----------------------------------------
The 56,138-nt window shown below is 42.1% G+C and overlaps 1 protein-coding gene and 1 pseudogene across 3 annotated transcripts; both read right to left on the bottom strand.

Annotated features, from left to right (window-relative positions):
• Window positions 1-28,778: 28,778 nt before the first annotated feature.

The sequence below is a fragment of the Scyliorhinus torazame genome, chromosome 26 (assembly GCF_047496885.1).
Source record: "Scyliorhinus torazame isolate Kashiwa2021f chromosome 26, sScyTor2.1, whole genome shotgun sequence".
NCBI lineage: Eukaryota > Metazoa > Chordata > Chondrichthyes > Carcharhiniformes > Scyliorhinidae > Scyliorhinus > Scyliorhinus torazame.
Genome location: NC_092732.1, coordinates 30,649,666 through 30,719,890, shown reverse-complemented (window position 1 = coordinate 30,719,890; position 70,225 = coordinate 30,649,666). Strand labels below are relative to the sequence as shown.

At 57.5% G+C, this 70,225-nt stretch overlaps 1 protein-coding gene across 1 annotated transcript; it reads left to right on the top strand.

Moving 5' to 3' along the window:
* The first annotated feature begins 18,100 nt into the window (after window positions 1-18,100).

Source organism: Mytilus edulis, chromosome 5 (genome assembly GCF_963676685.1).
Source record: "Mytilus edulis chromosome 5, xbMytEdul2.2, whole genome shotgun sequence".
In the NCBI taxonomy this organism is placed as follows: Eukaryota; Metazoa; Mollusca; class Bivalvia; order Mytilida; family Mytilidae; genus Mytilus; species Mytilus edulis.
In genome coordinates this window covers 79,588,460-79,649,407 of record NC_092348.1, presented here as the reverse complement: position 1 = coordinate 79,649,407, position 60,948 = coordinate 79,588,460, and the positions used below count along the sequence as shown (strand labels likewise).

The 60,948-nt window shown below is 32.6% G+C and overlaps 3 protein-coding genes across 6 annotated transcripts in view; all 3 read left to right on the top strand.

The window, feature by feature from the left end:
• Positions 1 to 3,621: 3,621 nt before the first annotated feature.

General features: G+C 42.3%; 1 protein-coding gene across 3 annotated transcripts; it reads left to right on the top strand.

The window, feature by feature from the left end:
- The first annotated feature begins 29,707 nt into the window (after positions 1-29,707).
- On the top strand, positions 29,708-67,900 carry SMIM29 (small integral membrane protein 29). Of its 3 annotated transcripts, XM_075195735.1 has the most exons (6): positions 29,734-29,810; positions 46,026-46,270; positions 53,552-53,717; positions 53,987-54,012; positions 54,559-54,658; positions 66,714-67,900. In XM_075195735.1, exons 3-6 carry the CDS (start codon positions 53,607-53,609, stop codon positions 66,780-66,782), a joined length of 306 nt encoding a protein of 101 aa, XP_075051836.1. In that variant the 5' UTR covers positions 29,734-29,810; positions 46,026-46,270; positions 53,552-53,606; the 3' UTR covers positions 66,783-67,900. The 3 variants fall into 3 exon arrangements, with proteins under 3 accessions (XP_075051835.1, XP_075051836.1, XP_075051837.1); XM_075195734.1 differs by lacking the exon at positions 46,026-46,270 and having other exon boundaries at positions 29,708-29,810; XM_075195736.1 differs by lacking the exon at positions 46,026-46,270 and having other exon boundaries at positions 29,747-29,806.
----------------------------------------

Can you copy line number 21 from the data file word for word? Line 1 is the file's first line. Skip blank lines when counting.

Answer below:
- On the top strand, positions 29,708-67,900 carry SMIM29 (small integral membrane protein 29). Of its 3 annotated transcripts, XM_075195735.1 has the most exons (6): positions 29,734-29,810; positions 46,026-46,270; positions 53,552-53,717; positions 53,987-54,012; positions 54,559-54,658; positions 66,714-67,900. In XM_075195735.1, exons 3-6 carry the CDS (start codon positions 53,607-53,609, stop codon positions 66,780-66,782), a joined length of 306 nt encoding a protein of 101 aa, XP_075051836.1. In that variant the 5' UTR covers positions 29,734-29,810; positions 46,026-46,270; positions 53,552-53,606; the 3' UTR covers positions 66,783-67,900. The 3 variants fall into 3 exon arrangements, with proteins under 3 accessions (XP_075051835.1, XP_075051836.1, XP_075051837.1); XM_075195734.1 differs by lacking the exon at positions 46,026-46,270 and having other exon boundaries at positions 29,708-29,810; XM_075195736.1 differs by lacking the exon at positions 46,026-46,270 and having other exon boundaries at positions 29,747-29,806.